Streaming now: ’Ratched’
Sarah Paulsen stars as the title character in the Netflix series ‘Ratched.’
I knew Nurse Ratched, or at least I had a glimpse of her after having appeared in a local theatrical production of Dale Wasserman’s play, “One Flew Over the Cuckoo’s Nest,” based on Ken Kesey’s legendary novel. As performed back in the 1980s by the great Rosemary Crawford, the character was larger-than-life and certainly formidable.
Audiences had another glimpse of her still fresh in their minds from the 1975 Milos Forman film starring Louise Fletcher in the role of Nurse Mildred Ratched, for which she and the film were honored with numerous Academy Awards.
It’s been a while, but she’s back in a new Ryan Murphy and Evan Romansky production for Netflix simply titled “Ratched.”
The show is not limited to a two-hour film format. It is stretched out over eight episodes that are so beautifully made they may as well be a lavish big budget feature. It stars the fabulous Sarah Paulson in the title role, and given Murphy’s involvement, one might imagine a slight nod to the long-running FX series “American Horror Story” (which has featured at times the Taos-born actor Naomi Grossman). But, if there is, it’s a glancing blow in terms of style and visual language.
“Ratched” offers a deeper and very dark impression of the imposing nurse at a late 1940s mental health hospital. Expanded over several episodes we learn more about the character before her appearance as adversary to the Ken Kesey character Randle P. McMurphy. 
Here, the series begins with a rather grisly depiction of a mass murder of several Catholic priests perpetrated by a man named Edmund Tolleson (Finn Wittrock), who we discover is related to Mildred Ratched. Caught by police and deemed insane, Tolleson is scheduled to be transferred to a mental hospital in California. The case is sensational, with a newspaper even offering a tidy sum to anyone who can snap a photo of Tolleson as he is taken to the facility.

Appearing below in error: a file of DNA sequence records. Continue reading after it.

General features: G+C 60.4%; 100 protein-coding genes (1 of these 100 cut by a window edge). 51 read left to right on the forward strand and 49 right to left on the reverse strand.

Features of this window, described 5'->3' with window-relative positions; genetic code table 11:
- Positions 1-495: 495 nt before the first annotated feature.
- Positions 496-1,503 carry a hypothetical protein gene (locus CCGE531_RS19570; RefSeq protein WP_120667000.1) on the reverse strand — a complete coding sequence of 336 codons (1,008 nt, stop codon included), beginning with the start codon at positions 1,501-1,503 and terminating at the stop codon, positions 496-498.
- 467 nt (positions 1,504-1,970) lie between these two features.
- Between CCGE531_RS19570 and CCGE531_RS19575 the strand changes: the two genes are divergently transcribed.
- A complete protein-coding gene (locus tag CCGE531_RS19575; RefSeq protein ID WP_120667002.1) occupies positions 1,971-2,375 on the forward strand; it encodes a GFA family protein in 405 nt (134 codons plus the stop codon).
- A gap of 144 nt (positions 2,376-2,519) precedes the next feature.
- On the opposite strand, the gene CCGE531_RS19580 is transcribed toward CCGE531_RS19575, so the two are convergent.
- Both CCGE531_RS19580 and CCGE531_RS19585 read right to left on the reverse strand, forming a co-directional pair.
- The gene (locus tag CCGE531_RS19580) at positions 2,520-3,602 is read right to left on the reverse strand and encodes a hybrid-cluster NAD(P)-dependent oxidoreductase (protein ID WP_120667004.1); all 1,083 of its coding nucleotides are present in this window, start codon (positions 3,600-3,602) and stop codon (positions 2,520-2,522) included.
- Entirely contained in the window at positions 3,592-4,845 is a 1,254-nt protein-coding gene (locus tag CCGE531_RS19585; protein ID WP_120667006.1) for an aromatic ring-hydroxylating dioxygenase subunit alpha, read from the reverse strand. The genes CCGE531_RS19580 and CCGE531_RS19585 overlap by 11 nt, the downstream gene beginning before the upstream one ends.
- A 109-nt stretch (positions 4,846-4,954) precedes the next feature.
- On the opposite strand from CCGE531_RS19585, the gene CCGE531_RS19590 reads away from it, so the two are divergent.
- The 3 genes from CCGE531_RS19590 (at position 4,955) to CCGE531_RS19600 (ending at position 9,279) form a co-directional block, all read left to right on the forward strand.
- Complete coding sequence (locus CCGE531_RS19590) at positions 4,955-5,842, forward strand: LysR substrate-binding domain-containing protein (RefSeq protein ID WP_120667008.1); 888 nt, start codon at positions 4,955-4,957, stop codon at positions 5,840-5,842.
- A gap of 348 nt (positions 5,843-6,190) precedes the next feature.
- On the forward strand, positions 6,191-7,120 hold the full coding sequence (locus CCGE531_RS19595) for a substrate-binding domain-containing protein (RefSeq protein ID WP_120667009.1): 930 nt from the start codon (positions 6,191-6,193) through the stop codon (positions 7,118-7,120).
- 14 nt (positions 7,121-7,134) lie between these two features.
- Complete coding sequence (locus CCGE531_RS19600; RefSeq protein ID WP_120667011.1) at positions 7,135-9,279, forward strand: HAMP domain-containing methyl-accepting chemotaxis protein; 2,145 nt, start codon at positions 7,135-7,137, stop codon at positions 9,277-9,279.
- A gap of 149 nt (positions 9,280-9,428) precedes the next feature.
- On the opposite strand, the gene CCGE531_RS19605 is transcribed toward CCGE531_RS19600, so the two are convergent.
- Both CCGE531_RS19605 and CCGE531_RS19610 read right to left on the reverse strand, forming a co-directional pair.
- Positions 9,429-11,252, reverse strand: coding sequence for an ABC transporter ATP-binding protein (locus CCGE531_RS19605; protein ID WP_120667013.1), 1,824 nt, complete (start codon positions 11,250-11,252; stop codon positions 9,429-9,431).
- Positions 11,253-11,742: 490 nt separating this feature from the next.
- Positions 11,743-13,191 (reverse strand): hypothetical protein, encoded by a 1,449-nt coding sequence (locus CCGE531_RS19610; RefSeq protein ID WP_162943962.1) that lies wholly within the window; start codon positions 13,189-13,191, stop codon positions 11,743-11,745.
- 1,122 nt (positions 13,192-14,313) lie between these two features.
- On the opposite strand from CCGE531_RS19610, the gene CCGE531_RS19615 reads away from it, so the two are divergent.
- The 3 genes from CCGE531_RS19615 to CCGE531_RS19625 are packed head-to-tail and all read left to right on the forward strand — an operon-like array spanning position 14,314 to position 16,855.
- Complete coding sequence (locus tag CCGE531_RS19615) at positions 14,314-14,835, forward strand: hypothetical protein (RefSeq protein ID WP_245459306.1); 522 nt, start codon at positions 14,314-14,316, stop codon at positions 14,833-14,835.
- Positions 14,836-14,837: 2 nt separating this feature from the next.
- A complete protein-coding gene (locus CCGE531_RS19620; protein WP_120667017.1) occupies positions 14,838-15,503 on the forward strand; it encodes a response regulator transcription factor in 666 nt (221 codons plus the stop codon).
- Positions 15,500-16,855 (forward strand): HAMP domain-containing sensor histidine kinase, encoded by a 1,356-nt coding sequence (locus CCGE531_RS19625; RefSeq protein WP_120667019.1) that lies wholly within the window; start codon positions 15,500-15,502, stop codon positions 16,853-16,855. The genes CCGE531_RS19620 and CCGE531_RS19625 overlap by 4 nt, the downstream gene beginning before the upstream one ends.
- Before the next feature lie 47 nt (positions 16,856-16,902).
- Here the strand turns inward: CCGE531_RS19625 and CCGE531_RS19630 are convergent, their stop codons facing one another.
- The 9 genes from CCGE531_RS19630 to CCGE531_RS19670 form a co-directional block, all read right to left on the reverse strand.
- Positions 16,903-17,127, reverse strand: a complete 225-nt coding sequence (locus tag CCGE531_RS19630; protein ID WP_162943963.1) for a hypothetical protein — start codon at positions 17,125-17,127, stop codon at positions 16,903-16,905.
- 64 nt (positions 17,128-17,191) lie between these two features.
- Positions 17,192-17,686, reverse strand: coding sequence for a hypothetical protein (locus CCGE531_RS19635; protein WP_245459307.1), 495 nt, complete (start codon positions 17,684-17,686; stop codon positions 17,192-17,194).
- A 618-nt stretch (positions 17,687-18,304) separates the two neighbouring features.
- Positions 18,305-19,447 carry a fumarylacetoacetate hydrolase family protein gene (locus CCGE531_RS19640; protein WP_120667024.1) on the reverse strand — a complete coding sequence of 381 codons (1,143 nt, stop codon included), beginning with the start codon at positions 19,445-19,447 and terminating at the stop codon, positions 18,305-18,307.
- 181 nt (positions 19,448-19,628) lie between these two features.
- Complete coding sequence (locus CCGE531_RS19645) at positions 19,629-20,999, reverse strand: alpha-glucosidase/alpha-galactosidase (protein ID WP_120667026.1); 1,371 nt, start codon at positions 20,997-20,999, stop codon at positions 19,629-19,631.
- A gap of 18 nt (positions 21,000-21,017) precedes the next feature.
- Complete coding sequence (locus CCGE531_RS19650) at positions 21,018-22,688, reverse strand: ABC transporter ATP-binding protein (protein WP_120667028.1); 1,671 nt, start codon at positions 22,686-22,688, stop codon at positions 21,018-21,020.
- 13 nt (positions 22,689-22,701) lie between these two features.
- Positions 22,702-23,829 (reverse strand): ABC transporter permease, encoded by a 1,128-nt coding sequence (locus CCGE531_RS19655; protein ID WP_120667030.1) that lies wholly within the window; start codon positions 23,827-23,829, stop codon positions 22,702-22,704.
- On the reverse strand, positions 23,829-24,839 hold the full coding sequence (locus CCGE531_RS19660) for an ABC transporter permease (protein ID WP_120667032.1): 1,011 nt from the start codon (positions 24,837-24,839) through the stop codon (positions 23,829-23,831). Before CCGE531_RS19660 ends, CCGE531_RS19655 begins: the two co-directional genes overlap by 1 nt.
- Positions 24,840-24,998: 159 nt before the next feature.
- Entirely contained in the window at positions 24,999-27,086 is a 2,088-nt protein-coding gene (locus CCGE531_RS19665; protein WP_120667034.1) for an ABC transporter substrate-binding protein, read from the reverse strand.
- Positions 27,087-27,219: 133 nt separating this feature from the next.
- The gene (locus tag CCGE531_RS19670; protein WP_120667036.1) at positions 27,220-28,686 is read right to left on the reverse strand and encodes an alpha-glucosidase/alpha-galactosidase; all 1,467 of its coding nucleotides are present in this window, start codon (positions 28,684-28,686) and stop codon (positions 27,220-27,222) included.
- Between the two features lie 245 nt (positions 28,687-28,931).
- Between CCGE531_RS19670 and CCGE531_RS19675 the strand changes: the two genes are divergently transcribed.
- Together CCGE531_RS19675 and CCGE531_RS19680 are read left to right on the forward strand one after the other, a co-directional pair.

In the meantime, Ratched arrives in the town. Dressed like she stepped out of a Vogue photo spread, she wrangles a position on the staff of the hospital, though it is unclear she is really a nurse. The facility is beautiful but more fitting as a luxury hotel than a mental hospital. 
It is run by a Dr. Richard Hanover (Jon Jon Briones), who is barely keeping it afloat, so when word gets out that the famous serial killer is coming to his establishment, it’s a big win. That’s especially true when the corpulent state Governor George Wilburn (Vincent D’Onofrio) shows up with an entourage to take credit for capturing the evil Tolleson.
By now, Ratched is ensconced on the staff and is finagling a way to meet with Tolleson. 
That’s about all I can say at this point because the tip of this iceberg goes down very deep and strange. It is, however, a joy to watch the acting talents of this stellar cast that includes Sharon Stone, Judy Davis, Corey Stoll, Sophie Okenedo, and Cynthia Nixon, along with the gorgeous production values lavished upon this story. 
Murphy has said in media reports that this series is mapped out over several seasons with the last set to meet up with the Kesey story. 
“Ratched” is not rated, but does contain strong bloody violence including grisly images, language throughout and some sexual content/nudity .
Tempo grade: A. 
EDITOR’S NOTE: The Mitchell Storyteller 7 Theatres in Taos and the Taos Community Auditorium remain closed for the time being in response to the COVID-19 coronavirus pandemic. Until they reopen we will focus on movie reviews available online and through the TCA’s Big Screen @ Home series.

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